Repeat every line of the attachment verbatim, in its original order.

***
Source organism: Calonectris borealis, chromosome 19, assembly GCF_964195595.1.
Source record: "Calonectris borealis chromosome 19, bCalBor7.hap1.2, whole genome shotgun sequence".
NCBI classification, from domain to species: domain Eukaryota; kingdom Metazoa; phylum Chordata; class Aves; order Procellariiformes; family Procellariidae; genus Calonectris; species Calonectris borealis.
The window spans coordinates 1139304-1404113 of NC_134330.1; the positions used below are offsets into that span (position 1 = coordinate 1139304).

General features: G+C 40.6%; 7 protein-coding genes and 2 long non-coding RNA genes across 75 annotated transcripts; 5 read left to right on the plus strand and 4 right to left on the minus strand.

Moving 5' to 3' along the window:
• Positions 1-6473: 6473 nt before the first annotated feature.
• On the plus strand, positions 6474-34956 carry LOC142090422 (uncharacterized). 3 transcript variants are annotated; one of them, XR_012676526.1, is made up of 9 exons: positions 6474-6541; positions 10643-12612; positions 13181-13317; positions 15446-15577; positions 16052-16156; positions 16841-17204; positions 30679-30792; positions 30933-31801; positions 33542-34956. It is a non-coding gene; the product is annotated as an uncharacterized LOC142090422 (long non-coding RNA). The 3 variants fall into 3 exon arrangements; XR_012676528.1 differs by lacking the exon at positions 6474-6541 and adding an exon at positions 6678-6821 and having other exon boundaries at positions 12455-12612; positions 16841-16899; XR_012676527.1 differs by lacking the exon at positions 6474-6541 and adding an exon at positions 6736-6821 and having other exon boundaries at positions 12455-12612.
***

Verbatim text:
Source organism: Calonectris borealis, chromosome 19, assembly GCF_964195595.1.
Source record: "Calonectris borealis chromosome 19, bCalBor7.hap1.2, whole genome shotgun sequence".
NCBI classification, from domain to species: domain Eukaryota; kingdom Metazoa; phylum Chordata; class Aves; order Procellariiformes; family Procellariidae; genus Calonectris; species Calonectris borealis.
The window spans coordinates 1139304-1404113 of NC_134330.1; the positions used below are offsets into that span (position 1 = coordinate 1139304).

General features: G+C 40.6%; 7 protein-coding genes and 2 long non-coding RNA genes across 75 annotated transcripts; 5 read left to right on the plus strand and 4 right to left on the minus strand.

Moving 5' to 3' along the window:
• Positions 1-6473: 6473 nt before the first annotated feature.
• On the plus strand, positions 6474-34956 carry LOC142090422 (uncharacterized). 3 transcript variants are annotated; one of them, XR_012676526.1, is made up of 9 exons: positions 6474-6541; positions 10643-12612; positions 13181-13317; positions 15446-15577; positions 16052-16156; positions 16841-17204; positions 30679-30792; positions 30933-31801; positions 33542-34956. It is a non-coding gene; the product is annotated as an uncharacterized LOC142090422 (long non-coding RNA). The 3 variants fall into 3 exon arrangements; XR_012676528.1 differs by lacking the exon at positions 6474-6541 and adding an exon at positions 6678-6821 and having other exon boundaries at positions 12455-12612; positions 16841-16899; XR_012676527.1 differs by lacking the exon at positions 6474-6541 and adding an exon at positions 6736-6821 and having other exon boundaries at positions 12455-12612.